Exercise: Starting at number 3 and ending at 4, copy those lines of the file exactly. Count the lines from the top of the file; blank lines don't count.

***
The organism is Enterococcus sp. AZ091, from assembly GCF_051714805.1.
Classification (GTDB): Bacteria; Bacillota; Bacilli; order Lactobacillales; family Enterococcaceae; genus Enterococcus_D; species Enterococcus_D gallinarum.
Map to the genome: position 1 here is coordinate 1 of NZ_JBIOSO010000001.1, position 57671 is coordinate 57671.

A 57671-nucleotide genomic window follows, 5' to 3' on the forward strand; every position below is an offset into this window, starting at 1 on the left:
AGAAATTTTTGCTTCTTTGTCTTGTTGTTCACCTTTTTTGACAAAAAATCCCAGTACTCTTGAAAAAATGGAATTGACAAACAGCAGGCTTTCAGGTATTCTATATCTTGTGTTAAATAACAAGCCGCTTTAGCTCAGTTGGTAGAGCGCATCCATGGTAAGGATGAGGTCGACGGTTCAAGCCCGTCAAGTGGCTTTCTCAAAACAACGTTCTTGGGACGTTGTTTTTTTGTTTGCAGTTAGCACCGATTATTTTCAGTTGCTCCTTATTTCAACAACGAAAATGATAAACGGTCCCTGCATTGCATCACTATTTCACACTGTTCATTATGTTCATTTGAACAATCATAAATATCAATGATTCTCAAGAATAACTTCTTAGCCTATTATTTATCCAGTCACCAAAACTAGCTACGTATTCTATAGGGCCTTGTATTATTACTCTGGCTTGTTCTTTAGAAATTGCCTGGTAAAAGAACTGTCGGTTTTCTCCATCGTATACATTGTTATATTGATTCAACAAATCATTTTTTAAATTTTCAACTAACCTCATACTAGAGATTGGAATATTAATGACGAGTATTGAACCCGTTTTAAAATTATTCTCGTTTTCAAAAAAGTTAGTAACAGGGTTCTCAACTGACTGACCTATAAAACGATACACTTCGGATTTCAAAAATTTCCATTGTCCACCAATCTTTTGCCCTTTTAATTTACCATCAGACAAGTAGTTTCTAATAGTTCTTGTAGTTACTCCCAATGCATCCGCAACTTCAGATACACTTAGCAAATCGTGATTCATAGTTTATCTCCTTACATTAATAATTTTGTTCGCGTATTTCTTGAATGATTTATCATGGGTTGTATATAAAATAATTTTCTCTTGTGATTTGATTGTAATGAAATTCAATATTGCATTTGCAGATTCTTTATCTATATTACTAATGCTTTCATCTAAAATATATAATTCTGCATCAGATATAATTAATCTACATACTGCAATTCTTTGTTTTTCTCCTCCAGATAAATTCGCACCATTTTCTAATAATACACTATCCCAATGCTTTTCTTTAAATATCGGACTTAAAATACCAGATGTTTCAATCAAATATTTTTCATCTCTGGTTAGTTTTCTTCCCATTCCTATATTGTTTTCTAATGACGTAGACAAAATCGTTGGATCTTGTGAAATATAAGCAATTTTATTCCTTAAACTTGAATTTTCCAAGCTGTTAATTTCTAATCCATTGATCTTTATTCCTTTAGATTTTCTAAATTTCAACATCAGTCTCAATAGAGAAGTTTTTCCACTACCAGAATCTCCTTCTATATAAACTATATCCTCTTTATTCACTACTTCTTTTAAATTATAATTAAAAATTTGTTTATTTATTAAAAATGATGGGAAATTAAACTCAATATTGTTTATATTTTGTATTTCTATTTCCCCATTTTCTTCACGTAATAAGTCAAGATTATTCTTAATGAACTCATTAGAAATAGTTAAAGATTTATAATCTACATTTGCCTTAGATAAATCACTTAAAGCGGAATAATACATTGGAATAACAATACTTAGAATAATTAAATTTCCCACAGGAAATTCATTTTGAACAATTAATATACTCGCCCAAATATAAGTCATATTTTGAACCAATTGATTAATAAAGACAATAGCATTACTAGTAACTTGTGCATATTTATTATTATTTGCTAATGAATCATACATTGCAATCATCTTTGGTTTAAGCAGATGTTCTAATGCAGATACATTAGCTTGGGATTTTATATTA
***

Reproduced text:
Map to the genome: position 1 here is coordinate 1 of NZ_JBIOSO010000001.1, position 57671 is coordinate 57671.

A 57671-nucleotide genomic window follows, 5' to 3' on the forward strand; every position below is an offset into this window, starting at 1 on the left: